Published on 28 July 2022

Turning wood into wonder

Charlie Burbidge is making ornate wooden toys and other creations from his workbench at the Community Shed in the Aldinga Community Centre.

Woodworker Charlie Burbidge is a familiar face around the Aldinga Community Centre. He’s happiest when he’s busy in the centre’s community shed but, as he explains, his purpose is to put his skills to use to bring smiles to other visitors, particularly local children.

Charlie has been a member of the woodturners group at the community shed since it opened in May 2009. Not long before, Charlie and his wife, Kate, moved to Aldinga from Victor Harbor in his retirement from his career as a building and health inspector for local government. Throughout Charlie’s working years, he excelled in hand craftsmanship.

“When Kate and I were in Victor Harbor, I volunteered at the Encounter Centre where I produced bigger toys such as hobby horses and foldable dolls’ prams. When I joined the shed here at Aldinga, I thought ‘what can I make that’s useful?’” Charlie says.

Over the years, he’s crafted countless ornate wooden cars, trucks, vans and other vehicles to scale, donating them to the Aldinga Children’s Centre and other local children’s services and charities.

Charlie’s design process for the toys involves enlarging a photograph of a vehicle and gluing it onto plywood to make a pattern. Then, he uses hand tools and minimal machinery to superbly construct toys that are made to last.

“I believe in doing a job once and doing it properly,” Charlie says about the quality of his work.

“I want the toys to look like the vehicles the children see on the street. I get a lot of satisfaction from making the toys. I feel that I can make the kids happy,” Charlie says.

Coralie Dutka, teacher at the Aldinga Children’s Centre, describes Charlie as a “caring and generous person”.

“At different periods over the last few years, the children have had a lovely familiarity with Charlie. The children enjoy saying hello to him when we visit the community centre. Sometimes we take him toys that need repairing, which he’s happy to do for us,” Coralie says.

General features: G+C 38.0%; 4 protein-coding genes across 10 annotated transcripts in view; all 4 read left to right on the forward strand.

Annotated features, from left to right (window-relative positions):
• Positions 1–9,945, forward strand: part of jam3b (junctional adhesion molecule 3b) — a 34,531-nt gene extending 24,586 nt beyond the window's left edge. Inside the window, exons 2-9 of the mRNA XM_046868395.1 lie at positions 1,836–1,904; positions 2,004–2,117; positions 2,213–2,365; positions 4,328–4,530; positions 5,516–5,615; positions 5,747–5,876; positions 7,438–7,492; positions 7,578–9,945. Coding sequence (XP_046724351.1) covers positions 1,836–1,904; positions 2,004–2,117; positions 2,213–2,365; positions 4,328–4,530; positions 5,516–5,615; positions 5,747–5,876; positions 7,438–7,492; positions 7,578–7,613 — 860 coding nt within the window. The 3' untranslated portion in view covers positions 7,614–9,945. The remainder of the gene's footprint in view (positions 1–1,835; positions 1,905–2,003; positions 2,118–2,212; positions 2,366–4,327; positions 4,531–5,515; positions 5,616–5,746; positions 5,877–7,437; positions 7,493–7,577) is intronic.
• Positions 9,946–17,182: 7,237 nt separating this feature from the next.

Coming to the shed has helped Charlie to form connections in the community with likeminded people.

“Working here helps me use my brain and share what I’ve learnt about building and carpentry over the years.

“I enjoy the atmosphere and being among friends, who teach me a lot of things too. The woodturners have helped me learn to make wheels that are properly round, for example,” Charlie says.

Jim Jaggard joined the Community Shed about a year after Charlie and is now the shed leader.

“Charlie’s a person who loves to put back into the community.

“He’ll help anybody with their project, and he loves a challenge. His craftmanship is incredible,” Jim says. 

The wooden vehicles aren’t the only things rolling off Charlie’s workbench. He’s made mud kitchens for several of the local children’s centres and, recently, a beautiful old-fashioned cart that sits proudly in the foyer of the community centre to display locally grown fruit and vegetables.

The vegetable cart was a joint project with fellow shed members Jeff Wrigley and Allan Fettke. It has brought together groups from around the centre. Community members bring excess produce from their home gardens to share freely on the table, while produce grown by volunteers in the centre’s community garden is sold at modest prices. The funds support other programs on offer at the centre.

“The men put a lot of thought into the cart. It inspires visitors to come over and have a look at the produce, much more than the simple table we had on display before,” says the centre’s Community Development Officer Jeannie Agostini.

Council’s Community Connections Officer for the Southern District Matt Adams says it’s the shed volunteers that make the programs successful.

“The shed allows people to come together to share their skills and learn new skills from each other. Friendships are made over morning tea and problems are solved, and that’s what keeps people coming back,” Matt says.

The final word belongs to Charlie, who credits his wife for his successful career.

“A big thank you to Kate for her support over 50-odd years. Without her help, I wouldn’t have had such great work experiences,” Charlie says.


For more information about programs and services at the Aldinga Community Centre phone 8488 2075 or visit



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Community shed participants Jeff Wrigley, Charlie Burbidge and Allan Fettke